During a Muslim Student’s Association-sponsored peace rally held at Mount Royal University on Oct. 6, Islamophobic graffiti was found in the smoking area near Wyckham House.

Produced by Anna Junker

A few days after the initial graffiti was found, A Calgary Journal reporter found an additional Islamophobic message on a poster for the MSA promoting their charity week.

The president of MRU’s Muslim Student Association, Adeel Khan says that it is important to deal with these instances of hate speech quickly.

“I don’t think most people actually have that view, but whoever has that view, that is hate speech…. It shouldn’t be up to the Muslims to get it addressed, it should be up to the university…. It’s just getting that addressed, getting the hate speech off of campus and having a positive response to it. Finding something positive in that negative light.”

This peace rally was held in support of the Muslim students at the University of Calgary, where on Oct. 4, 40 Islamophobic posters were found on campus. This happened just a few weeks after Sept. 19, when 12 posters with anti-Sikh messages were found at the University of Alberta campus.

“We didn’t think we would get too many people because the campus was actually pretty like, dead that day….We got a bunch of balloons and on those balloons we got people to write something that they knew about Islam, wanted to learn about Islam, or loved about Islam. And most people you know, wrote amazing comments like ‘awesome culture,’ ‘sad about what happened at U of C,’ or ‘not many people think that way,’” says Khan.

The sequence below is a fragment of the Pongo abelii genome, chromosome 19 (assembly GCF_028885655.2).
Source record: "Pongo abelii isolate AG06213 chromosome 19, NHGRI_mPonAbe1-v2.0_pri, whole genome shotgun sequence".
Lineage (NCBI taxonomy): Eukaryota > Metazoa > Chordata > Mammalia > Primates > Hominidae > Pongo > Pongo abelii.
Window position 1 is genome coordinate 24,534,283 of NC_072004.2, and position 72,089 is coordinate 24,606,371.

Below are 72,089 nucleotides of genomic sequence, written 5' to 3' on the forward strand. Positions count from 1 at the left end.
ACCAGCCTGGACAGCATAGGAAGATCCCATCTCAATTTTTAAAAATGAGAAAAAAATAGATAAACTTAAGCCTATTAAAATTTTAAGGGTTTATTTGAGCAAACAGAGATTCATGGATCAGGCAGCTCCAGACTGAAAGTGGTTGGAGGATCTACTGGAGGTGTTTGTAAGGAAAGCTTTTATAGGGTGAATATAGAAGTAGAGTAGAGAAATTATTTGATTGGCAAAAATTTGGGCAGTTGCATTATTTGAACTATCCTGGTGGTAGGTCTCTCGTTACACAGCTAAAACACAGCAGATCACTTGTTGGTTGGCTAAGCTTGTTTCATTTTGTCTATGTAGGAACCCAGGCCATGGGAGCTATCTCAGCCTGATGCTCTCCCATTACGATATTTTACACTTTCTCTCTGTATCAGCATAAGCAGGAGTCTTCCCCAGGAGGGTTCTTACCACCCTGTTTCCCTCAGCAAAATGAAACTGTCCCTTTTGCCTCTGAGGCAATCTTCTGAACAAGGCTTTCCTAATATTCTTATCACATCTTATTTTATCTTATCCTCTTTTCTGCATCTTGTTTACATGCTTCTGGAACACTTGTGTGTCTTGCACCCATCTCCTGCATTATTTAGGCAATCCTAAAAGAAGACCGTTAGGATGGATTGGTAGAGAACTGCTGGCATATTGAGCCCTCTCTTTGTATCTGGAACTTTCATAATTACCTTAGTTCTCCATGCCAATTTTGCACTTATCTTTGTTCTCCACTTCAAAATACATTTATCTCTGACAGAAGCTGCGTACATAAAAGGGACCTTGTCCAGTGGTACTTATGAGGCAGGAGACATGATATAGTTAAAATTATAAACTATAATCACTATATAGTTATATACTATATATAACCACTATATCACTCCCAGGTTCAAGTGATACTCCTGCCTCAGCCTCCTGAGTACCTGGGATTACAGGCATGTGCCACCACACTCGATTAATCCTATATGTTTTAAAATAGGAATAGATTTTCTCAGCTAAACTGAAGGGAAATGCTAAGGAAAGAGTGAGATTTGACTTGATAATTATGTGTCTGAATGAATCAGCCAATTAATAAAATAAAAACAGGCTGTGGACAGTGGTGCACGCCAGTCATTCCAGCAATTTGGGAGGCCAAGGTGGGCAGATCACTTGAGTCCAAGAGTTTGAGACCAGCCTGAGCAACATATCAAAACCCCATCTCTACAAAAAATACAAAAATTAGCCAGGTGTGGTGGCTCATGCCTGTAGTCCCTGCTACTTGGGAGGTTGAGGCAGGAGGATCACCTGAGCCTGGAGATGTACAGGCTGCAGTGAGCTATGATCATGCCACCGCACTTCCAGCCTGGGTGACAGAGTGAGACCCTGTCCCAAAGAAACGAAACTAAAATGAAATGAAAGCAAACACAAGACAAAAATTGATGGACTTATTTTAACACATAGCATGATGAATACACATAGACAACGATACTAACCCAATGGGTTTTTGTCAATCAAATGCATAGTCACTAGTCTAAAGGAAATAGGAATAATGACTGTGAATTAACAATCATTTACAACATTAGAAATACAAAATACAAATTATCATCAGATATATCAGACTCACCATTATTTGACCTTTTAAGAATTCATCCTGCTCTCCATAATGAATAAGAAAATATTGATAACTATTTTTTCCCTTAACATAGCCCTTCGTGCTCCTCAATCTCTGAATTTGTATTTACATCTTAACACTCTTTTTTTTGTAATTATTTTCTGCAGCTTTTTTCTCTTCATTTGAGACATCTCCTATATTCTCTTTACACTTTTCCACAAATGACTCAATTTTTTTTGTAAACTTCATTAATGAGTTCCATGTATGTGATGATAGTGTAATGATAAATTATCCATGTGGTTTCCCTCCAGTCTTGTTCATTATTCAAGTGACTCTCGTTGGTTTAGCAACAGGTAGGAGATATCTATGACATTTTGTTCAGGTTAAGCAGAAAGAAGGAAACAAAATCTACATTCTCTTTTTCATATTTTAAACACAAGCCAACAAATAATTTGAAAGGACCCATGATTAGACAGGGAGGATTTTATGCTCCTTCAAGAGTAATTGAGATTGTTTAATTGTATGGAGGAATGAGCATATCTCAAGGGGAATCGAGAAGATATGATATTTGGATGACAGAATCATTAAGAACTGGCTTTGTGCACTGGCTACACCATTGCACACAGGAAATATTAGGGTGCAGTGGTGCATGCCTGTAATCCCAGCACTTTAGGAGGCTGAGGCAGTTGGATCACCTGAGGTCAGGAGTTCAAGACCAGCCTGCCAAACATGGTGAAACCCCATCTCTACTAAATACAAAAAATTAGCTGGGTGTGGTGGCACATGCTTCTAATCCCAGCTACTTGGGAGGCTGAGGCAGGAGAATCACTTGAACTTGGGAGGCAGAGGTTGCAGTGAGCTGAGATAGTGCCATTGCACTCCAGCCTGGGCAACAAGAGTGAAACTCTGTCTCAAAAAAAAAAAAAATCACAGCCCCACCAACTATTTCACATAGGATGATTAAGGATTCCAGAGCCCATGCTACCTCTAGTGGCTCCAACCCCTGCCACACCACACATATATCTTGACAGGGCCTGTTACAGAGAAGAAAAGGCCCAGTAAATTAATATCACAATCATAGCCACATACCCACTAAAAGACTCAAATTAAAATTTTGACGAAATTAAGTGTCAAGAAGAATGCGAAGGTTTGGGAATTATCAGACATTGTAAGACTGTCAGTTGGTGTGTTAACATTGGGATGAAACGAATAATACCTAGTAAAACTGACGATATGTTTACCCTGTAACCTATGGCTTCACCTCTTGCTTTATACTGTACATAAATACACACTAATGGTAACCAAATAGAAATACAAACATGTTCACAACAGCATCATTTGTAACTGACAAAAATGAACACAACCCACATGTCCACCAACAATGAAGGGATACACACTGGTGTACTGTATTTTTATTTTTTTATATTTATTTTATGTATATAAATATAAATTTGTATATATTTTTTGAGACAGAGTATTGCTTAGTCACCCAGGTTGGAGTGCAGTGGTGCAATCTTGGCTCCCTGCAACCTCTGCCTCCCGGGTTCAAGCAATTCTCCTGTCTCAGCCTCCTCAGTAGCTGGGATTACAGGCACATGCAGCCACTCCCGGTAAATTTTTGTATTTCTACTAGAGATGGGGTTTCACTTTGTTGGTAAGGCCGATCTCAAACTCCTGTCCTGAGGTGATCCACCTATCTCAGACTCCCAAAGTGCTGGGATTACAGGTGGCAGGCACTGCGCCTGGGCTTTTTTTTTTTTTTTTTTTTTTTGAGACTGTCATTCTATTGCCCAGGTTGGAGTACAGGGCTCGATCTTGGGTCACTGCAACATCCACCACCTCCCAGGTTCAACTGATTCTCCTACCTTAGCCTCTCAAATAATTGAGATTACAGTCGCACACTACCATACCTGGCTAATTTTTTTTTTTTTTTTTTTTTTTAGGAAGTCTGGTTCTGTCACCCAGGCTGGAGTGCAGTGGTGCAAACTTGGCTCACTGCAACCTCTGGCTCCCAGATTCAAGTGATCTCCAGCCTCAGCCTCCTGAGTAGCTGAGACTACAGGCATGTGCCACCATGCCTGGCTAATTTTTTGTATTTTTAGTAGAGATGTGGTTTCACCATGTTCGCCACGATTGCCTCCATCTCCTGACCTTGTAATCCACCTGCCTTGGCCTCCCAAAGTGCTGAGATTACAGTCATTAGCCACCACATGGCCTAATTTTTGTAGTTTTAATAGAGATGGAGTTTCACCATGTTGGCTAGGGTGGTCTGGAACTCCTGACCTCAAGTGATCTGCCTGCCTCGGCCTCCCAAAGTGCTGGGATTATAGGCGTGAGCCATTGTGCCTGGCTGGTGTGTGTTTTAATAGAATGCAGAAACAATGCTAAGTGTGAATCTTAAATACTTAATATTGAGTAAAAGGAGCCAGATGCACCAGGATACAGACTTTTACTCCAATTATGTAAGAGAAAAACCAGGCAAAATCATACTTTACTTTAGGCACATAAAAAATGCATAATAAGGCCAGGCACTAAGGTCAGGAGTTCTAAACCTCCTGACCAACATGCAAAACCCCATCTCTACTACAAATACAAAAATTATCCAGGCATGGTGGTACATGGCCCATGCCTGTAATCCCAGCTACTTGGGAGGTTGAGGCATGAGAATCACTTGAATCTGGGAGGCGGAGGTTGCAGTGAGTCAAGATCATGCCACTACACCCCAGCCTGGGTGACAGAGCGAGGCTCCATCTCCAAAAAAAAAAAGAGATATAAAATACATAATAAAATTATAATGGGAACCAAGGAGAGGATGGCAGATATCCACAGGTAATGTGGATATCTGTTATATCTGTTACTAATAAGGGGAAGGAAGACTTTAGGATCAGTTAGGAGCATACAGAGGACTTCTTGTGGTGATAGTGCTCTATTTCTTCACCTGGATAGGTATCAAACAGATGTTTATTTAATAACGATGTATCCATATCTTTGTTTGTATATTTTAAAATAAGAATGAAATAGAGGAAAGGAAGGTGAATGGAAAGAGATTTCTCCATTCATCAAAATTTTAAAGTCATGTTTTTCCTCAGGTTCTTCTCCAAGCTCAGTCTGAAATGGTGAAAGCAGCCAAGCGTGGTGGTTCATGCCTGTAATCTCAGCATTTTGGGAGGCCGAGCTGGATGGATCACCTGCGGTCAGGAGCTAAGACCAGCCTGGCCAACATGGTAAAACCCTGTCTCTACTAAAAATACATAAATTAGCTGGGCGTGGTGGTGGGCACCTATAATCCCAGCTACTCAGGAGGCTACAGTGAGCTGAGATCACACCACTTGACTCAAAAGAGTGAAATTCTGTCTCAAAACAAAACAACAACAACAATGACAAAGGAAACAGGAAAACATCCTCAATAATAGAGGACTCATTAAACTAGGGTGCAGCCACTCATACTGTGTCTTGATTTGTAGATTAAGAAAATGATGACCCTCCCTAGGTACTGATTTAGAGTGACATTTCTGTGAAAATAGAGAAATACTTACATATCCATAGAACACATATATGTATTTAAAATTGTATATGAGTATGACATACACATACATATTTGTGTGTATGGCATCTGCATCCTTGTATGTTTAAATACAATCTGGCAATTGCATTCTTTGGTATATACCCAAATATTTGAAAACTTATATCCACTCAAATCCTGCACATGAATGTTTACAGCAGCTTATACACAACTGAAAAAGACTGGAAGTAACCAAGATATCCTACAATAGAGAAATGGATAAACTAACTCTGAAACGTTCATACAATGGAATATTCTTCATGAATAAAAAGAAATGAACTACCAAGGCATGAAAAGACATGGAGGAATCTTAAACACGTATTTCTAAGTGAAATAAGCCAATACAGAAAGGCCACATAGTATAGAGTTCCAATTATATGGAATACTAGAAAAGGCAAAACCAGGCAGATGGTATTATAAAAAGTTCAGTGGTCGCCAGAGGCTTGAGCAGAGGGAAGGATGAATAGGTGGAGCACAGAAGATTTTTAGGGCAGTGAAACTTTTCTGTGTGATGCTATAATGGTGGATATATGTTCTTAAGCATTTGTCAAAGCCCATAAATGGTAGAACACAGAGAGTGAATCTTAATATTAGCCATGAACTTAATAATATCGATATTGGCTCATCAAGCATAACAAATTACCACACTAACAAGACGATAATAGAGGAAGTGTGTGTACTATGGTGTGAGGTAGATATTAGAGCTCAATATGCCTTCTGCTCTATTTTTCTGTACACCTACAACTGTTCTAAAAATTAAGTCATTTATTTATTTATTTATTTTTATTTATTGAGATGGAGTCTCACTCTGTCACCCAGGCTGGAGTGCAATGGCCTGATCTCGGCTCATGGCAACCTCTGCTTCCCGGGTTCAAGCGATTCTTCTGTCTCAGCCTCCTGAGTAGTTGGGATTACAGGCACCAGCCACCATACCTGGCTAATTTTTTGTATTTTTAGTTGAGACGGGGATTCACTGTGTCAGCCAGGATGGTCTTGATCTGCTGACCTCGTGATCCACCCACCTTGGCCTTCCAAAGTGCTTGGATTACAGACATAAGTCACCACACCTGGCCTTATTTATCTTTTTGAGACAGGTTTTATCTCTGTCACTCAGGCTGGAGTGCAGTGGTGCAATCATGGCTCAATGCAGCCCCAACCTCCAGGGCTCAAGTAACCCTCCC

In a written statement sent out by MRU president David Docherty to both faculty and student organizations, he wrote that the school will not tolerate racism and will stand in solidarity with affected students and employees.

“Expressions of hate in any form and directed at any group or individual have no place on our campuses.”

Avneet Padda, vice president of the Sikh Student’s Association at Mount Royal University, says that it would also be beneficial to hold an ‘awareness’ or ‘culture days’ event at MRU so people are able to learn more about different religions and cultures.

“Sometimes you just want to know about people’s culture because it is so interesting. It would be nice if people could do that, and it would be nice because if I walk into my class the next day, people would know about me and my background.”


The editor responsible for this story is Trevor Solway and can be contacted at tsolway@cjournal.ca

Report an Error or Typo

Leave a comment

Your email address will not be published. Required fields are marked *